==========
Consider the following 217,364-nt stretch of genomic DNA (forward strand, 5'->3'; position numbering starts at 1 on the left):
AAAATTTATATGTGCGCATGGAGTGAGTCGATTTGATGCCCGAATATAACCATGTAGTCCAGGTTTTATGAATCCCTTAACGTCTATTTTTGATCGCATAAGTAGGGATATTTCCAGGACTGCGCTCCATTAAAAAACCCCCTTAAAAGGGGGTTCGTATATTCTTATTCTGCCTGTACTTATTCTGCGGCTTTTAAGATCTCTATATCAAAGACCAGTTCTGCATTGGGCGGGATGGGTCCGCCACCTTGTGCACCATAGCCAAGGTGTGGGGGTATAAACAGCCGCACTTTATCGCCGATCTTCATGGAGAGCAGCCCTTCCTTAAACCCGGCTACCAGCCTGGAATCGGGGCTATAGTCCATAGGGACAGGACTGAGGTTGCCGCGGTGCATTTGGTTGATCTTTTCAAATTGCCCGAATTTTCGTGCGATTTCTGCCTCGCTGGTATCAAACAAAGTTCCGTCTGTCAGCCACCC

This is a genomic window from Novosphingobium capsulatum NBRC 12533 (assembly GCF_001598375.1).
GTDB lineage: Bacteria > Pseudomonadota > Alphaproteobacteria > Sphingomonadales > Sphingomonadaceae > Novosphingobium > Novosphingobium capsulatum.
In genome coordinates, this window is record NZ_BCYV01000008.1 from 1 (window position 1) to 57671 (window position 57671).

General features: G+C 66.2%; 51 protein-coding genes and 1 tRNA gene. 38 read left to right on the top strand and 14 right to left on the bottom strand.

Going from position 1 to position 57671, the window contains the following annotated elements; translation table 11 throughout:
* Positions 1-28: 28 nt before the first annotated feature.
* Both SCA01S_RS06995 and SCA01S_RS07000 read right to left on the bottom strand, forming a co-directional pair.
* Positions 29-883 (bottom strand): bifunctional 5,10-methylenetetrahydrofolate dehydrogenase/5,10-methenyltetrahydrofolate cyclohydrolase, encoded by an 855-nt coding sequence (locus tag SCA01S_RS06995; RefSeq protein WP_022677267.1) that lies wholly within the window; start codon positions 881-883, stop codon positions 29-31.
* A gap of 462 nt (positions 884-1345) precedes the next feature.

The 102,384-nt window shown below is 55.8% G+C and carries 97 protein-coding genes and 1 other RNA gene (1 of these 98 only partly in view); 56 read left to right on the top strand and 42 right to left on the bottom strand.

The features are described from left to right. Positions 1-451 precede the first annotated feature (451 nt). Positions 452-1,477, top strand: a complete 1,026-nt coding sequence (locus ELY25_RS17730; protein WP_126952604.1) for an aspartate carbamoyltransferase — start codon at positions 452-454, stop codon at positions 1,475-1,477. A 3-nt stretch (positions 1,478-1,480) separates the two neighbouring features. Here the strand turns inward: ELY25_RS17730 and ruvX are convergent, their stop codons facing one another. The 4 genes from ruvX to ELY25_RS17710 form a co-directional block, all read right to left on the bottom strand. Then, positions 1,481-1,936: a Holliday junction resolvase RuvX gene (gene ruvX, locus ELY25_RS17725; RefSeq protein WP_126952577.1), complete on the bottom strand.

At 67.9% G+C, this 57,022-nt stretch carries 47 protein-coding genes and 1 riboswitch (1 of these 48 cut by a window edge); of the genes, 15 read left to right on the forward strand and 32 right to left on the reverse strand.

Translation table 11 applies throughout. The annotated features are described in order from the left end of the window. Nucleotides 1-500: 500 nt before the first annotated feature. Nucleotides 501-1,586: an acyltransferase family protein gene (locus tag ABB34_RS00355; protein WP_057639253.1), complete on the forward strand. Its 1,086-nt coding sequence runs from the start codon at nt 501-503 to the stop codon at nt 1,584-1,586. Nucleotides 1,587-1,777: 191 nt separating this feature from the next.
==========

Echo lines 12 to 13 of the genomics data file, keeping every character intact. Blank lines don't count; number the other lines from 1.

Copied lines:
The 102,384-nt window shown below is 55.8% G+C and carries 97 protein-coding genes and 1 other RNA gene (1 of these 98 only partly in view); 56 read left to right on the top strand and 42 right to left on the bottom strand.

The features are described from left to right. Positions 1-451 precede the first annotated feature (451 nt). Positions 452-1,477, top strand: a complete 1,026-nt coding sequence (locus ELY25_RS17730; protein WP_126952604.1) for an aspartate carbamoyltransferase — start codon at positions 452-454, stop codon at positions 1,475-1,477. A 3-nt stretch (positions 1,478-1,480) separates the two neighbouring features. Here the strand turns inward: ELY25_RS17730 and ruvX are convergent, their stop codons facing one another. The 4 genes from ruvX to ELY25_RS17710 form a co-directional block, all read right to left on the bottom strand. Then, positions 1,481-1,936: a Holliday junction resolvase RuvX gene (gene ruvX, locus ELY25_RS17725; RefSeq protein WP_126952577.1), complete on the bottom strand.